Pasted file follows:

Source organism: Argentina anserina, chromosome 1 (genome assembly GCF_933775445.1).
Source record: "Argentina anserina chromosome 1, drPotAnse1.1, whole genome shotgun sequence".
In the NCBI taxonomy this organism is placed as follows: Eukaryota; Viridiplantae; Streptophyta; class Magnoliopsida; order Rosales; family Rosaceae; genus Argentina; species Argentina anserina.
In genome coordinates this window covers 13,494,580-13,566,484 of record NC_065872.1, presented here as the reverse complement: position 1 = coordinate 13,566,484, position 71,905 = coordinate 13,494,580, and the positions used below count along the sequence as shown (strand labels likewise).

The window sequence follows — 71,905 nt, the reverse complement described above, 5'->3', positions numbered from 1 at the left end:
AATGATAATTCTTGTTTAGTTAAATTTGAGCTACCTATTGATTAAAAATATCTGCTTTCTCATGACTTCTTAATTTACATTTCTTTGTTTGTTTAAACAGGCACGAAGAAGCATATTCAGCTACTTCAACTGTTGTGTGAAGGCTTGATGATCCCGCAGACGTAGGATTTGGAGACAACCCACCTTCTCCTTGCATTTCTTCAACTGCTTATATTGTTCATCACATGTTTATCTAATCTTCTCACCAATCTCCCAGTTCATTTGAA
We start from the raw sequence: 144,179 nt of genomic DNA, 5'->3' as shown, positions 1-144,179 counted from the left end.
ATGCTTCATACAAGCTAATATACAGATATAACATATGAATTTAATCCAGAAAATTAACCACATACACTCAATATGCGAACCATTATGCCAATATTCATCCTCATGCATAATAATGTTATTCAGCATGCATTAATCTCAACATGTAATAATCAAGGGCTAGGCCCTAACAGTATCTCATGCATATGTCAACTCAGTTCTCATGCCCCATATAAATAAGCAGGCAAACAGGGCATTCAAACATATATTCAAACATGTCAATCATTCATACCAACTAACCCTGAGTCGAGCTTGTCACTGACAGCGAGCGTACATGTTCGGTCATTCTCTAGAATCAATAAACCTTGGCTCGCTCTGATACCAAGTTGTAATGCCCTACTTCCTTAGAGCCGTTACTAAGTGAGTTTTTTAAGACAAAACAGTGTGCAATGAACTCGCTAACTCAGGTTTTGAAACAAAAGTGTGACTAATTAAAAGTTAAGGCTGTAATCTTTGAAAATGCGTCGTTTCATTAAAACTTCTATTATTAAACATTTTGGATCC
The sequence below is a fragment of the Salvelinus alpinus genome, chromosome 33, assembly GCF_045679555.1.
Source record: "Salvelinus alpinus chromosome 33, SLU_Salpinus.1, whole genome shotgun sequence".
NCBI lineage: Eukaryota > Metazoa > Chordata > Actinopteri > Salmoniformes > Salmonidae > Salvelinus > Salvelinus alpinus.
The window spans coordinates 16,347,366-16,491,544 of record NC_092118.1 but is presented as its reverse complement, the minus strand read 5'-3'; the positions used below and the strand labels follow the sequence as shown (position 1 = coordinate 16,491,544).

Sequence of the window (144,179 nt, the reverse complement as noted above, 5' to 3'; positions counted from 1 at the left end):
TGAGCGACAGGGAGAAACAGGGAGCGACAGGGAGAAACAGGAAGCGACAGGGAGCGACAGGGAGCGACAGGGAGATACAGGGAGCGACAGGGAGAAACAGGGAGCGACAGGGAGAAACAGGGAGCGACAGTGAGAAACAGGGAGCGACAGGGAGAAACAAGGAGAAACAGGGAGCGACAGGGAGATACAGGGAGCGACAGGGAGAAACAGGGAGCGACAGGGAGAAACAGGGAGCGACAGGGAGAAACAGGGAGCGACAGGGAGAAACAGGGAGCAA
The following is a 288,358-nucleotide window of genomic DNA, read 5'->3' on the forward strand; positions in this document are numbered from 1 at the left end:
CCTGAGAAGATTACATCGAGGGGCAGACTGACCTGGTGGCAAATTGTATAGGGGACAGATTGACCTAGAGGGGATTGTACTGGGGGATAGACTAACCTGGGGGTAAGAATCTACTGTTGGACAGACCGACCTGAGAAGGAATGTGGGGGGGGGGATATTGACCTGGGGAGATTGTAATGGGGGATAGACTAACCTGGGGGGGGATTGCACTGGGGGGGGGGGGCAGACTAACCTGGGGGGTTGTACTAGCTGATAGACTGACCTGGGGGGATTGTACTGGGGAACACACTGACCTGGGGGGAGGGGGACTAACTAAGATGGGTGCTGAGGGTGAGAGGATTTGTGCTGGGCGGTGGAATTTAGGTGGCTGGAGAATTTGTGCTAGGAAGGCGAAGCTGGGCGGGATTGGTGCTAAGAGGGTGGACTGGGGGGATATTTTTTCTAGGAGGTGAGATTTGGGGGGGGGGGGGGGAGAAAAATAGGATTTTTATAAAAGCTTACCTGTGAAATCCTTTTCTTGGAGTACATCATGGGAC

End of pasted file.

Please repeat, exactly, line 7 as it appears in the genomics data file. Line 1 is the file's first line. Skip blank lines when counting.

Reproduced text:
We start from the raw sequence: 144,179 nt of genomic DNA, 5'->3' as shown, positions 1-144,179 counted from the left end.